The Senate has passed the heavily debated flood insurance bill by a vote of 72 to 22.
The bill is in response to the 2012 law that aimed to shore up the flood insurance program by putting premiums in line with risk.
As a result, rates skyrocketed, so the bill was drafted in an attempt to roll those premium hikes back.
The bill would cap annual rate hikes at 18 percent, and would preserve subsidies for homes built to code but then re-mapped into higher-risk flood zones.
Those subsidies would remain even if the home is sold.
The bill is also retroactive, meaning that homeowners who start to see their rates go up would get their money back.
To make up for the lost revenue, policyholders would be charged an annual surcharge.
"Homeowners throughout New York can breathe a sigh of relief this evening," said Sen. Charles Schumer. "Homeowners in Staten Island and in the Rockaways, homeowners in Brooklyn and on Long Island, homeowners up in the Hudson Valley, they can all let out one big sigh of relief."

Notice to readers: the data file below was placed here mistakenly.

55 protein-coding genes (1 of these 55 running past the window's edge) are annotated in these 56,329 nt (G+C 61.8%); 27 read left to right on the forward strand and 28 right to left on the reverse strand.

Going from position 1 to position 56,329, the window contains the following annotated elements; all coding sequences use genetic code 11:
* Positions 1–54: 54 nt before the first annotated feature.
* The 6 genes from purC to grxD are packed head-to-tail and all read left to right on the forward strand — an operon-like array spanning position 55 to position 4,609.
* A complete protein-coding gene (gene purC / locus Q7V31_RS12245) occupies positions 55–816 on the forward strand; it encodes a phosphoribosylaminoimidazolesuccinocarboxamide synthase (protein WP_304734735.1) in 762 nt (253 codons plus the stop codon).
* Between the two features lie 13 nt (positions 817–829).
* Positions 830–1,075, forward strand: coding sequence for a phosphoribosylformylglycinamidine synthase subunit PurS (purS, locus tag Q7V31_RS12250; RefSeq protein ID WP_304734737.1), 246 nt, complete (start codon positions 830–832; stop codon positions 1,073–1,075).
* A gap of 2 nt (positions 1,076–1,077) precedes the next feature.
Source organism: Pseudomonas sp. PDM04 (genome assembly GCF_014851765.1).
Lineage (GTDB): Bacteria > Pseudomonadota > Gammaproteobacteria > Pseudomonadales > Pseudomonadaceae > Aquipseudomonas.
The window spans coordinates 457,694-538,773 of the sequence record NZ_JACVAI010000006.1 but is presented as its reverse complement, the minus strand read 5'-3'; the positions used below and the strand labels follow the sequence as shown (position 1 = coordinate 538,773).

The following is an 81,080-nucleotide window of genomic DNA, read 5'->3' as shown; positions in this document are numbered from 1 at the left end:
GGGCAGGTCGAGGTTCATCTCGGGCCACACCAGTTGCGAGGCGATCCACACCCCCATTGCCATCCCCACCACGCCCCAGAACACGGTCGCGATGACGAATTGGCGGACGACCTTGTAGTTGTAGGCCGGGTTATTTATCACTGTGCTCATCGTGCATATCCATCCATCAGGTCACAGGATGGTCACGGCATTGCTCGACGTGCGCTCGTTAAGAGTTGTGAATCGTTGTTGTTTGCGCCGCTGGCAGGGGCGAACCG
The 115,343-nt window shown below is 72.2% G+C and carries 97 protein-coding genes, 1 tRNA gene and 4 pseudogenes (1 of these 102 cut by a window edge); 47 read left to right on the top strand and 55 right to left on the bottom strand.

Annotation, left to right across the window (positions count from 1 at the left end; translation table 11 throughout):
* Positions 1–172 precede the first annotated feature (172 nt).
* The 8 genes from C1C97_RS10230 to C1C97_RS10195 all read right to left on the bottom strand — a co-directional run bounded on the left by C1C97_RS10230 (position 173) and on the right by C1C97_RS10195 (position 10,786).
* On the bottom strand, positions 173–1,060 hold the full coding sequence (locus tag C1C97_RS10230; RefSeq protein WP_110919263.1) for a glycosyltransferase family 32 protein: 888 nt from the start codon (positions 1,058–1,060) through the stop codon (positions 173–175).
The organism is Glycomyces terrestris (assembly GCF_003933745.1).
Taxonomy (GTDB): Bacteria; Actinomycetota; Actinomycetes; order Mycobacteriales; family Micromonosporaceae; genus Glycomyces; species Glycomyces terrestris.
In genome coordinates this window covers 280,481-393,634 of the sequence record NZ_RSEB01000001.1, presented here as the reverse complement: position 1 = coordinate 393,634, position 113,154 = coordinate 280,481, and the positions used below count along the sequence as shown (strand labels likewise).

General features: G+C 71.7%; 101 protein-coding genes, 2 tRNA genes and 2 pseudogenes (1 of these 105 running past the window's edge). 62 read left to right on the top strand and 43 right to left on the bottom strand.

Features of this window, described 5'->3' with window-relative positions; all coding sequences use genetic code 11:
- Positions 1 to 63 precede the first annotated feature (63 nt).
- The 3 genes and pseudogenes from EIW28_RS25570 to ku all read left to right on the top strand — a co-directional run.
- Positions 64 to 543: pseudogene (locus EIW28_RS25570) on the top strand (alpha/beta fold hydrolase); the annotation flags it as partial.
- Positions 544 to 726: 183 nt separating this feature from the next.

Critics of the legislation say that by limiting the increases and preserving those subsidies, the government is continuing to provide an incentive for people to live in flood-prone areas, and they will not shore up the financially troubled program.
The legislation now heads to President Barack Obama's desk for his signature.